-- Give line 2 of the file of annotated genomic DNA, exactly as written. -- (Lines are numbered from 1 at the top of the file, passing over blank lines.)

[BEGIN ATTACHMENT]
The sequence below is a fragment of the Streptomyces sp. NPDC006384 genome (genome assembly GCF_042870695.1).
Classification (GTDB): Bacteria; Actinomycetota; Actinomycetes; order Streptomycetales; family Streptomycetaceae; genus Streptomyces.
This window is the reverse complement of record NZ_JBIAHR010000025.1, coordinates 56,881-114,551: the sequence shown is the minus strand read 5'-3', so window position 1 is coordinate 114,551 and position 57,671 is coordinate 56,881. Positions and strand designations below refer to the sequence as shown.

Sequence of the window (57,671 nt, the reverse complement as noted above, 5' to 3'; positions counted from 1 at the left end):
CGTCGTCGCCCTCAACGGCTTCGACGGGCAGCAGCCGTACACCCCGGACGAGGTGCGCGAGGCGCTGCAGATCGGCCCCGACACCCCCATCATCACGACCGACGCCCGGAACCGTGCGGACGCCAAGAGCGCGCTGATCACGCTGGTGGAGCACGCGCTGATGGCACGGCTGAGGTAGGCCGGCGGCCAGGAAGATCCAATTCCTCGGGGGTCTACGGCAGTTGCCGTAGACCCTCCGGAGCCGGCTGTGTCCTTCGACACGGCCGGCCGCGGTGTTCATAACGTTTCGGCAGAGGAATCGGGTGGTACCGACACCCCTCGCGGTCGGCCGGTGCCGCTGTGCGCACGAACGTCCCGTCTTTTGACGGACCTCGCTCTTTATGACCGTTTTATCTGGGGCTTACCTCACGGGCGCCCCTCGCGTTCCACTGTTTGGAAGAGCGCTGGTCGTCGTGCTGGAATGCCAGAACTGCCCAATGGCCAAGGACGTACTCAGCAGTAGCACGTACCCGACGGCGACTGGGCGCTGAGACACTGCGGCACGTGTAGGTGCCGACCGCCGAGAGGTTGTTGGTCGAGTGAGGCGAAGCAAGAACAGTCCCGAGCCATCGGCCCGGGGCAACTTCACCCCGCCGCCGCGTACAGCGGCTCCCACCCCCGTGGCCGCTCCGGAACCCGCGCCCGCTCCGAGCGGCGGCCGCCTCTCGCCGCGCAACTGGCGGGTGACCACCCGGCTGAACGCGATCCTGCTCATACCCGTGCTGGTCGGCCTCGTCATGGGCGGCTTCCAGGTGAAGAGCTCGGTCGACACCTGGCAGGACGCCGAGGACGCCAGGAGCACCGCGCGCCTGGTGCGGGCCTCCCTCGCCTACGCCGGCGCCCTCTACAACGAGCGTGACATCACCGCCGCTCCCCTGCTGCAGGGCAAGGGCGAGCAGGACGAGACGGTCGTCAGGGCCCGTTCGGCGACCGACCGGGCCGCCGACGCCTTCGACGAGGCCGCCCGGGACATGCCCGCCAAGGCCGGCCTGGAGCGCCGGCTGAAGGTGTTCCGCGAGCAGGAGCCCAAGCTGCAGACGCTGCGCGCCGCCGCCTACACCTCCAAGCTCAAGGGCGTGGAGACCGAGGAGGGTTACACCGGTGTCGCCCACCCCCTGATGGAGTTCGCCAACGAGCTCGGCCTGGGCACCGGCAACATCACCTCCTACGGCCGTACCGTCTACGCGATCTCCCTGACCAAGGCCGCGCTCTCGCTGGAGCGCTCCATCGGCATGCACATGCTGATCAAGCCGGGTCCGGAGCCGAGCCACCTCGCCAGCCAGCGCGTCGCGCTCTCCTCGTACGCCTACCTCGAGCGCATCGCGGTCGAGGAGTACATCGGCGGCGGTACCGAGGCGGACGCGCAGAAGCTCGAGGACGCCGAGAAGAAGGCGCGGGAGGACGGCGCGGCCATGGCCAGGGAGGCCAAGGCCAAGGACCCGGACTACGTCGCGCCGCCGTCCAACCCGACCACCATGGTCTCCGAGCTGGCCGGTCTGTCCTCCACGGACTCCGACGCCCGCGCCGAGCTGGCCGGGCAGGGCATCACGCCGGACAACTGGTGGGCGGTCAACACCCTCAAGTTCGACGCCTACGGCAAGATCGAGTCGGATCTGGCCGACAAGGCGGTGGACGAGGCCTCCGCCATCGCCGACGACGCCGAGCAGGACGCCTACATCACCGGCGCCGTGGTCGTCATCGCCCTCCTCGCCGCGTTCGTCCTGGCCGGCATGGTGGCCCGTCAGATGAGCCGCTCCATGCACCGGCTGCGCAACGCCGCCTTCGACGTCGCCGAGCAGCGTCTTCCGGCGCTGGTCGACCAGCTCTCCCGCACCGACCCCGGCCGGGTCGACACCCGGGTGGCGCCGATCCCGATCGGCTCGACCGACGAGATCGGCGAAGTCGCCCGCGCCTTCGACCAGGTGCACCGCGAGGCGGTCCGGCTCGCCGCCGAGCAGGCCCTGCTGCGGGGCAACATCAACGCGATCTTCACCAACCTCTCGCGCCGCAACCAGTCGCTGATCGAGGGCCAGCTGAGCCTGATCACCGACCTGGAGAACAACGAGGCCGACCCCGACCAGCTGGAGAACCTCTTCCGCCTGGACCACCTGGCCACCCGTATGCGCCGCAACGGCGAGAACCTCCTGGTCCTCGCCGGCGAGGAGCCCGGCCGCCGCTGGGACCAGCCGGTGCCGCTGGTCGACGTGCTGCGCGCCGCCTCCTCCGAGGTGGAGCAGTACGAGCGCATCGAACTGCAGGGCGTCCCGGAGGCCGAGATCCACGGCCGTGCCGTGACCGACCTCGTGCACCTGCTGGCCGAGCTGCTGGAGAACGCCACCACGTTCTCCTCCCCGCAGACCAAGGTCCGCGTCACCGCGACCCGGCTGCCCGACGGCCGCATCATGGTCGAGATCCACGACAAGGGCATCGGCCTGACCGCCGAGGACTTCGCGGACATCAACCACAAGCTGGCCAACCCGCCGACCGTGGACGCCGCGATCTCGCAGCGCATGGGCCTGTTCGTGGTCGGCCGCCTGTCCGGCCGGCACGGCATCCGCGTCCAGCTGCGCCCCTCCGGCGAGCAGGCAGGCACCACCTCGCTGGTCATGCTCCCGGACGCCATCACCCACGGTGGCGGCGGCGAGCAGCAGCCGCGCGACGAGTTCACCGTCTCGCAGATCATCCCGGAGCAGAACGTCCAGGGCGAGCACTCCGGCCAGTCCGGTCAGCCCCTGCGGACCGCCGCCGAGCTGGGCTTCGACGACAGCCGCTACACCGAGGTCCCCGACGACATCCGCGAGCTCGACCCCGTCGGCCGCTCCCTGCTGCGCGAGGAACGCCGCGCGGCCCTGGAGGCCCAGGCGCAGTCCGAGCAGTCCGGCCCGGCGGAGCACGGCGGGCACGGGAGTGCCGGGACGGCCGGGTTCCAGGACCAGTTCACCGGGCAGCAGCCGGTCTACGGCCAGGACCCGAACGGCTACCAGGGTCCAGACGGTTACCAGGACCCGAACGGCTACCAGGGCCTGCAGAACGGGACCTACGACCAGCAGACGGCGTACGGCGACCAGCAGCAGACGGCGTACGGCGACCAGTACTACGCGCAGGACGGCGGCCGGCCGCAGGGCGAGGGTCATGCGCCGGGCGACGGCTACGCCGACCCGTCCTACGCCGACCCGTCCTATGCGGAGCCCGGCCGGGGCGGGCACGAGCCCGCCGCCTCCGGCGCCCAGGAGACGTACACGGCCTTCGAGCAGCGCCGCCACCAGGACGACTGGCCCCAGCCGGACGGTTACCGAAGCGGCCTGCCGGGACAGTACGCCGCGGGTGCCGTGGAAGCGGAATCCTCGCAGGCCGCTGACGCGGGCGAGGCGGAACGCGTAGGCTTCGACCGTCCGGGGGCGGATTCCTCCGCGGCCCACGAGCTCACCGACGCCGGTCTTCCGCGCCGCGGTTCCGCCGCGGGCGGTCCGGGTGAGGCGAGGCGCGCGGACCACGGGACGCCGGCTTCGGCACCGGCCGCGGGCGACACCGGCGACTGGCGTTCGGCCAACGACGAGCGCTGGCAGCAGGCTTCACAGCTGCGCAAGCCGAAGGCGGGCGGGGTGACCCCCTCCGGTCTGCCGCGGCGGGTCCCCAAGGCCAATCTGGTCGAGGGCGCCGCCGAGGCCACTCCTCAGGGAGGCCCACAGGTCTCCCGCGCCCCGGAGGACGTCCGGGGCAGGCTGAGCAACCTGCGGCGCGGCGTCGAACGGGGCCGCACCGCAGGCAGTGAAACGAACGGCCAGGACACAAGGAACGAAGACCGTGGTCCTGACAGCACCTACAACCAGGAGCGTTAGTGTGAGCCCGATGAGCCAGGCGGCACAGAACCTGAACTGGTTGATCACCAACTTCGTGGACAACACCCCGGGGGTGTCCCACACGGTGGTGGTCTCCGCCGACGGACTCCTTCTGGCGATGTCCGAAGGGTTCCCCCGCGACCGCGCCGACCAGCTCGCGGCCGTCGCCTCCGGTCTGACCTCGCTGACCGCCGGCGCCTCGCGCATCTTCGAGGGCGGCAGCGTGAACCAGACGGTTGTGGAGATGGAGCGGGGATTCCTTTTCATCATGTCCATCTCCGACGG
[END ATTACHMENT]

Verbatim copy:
Classification (GTDB): Bacteria; Actinomycetota; Actinomycetes; order Streptomycetales; family Streptomycetaceae; genus Streptomyces.